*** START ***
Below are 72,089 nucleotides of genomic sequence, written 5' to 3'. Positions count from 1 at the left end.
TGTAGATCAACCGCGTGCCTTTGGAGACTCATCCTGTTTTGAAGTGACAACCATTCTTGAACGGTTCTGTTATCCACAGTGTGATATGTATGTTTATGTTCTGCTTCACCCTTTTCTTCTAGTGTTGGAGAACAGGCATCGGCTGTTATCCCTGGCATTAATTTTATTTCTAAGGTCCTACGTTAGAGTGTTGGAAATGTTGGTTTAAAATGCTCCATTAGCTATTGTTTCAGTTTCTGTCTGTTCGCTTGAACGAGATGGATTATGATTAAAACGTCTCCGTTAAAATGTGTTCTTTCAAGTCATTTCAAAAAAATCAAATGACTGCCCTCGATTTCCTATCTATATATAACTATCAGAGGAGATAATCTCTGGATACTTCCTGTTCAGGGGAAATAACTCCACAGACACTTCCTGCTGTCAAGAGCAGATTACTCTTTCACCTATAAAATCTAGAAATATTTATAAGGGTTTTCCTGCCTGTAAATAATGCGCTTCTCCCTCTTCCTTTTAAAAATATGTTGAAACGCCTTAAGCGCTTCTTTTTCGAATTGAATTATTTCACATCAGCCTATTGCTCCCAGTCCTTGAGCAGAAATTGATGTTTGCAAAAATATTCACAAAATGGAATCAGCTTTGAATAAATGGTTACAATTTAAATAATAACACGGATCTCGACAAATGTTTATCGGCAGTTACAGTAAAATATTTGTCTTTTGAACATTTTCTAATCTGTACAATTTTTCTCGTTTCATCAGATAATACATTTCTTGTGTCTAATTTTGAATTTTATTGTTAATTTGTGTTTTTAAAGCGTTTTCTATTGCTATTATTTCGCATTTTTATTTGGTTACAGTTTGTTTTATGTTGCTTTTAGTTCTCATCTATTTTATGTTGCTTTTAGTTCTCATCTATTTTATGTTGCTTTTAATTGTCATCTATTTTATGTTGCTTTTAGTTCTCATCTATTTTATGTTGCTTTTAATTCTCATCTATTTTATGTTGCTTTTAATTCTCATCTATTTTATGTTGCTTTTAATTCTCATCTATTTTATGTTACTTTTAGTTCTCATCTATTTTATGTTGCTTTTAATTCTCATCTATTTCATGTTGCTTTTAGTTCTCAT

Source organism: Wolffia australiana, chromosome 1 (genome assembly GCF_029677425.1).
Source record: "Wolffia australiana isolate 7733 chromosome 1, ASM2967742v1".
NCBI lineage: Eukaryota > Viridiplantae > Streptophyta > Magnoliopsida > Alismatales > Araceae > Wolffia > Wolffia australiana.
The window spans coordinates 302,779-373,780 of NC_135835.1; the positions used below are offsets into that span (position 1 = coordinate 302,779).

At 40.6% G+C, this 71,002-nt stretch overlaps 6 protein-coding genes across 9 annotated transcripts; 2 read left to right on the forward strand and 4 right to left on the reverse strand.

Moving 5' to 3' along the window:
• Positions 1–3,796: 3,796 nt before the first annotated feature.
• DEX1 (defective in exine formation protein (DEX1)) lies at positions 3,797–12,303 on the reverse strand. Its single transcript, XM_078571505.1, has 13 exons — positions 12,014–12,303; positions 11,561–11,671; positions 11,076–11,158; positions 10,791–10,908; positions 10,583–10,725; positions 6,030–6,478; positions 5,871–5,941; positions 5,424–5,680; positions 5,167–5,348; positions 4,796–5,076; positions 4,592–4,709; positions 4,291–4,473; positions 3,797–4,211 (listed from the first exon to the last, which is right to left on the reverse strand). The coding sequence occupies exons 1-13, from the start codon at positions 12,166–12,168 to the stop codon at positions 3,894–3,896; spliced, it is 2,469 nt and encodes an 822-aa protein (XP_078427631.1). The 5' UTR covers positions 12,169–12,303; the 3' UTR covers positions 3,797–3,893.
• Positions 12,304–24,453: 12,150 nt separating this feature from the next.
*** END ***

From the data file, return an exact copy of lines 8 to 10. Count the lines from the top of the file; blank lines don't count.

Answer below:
Moving 5' to 3' along the window:
• Positions 1–3,796: 3,796 nt before the first annotated feature.
• DEX1 (defective in exine formation protein (DEX1)) lies at positions 3,797–12,303 on the reverse strand. Its single transcript, XM_078571505.1, has 13 exons — positions 12,014–12,303; positions 11,561–11,671; positions 11,076–11,158; positions 10,791–10,908; positions 10,583–10,725; positions 6,030–6,478; positions 5,871–5,941; positions 5,424–5,680; positions 5,167–5,348; positions 4,796–5,076; positions 4,592–4,709; positions 4,291–4,473; positions 3,797–4,211 (listed from the first exon to the last, which is right to left on the reverse strand). The coding sequence occupies exons 1-13, from the start codon at positions 12,166–12,168 to the stop codon at positions 3,894–3,896; spliced, it is 2,469 nt and encodes an 822-aa protein (XP_078427631.1). The 5' UTR covers positions 12,169–12,303; the 3' UTR covers positions 3,797–3,893.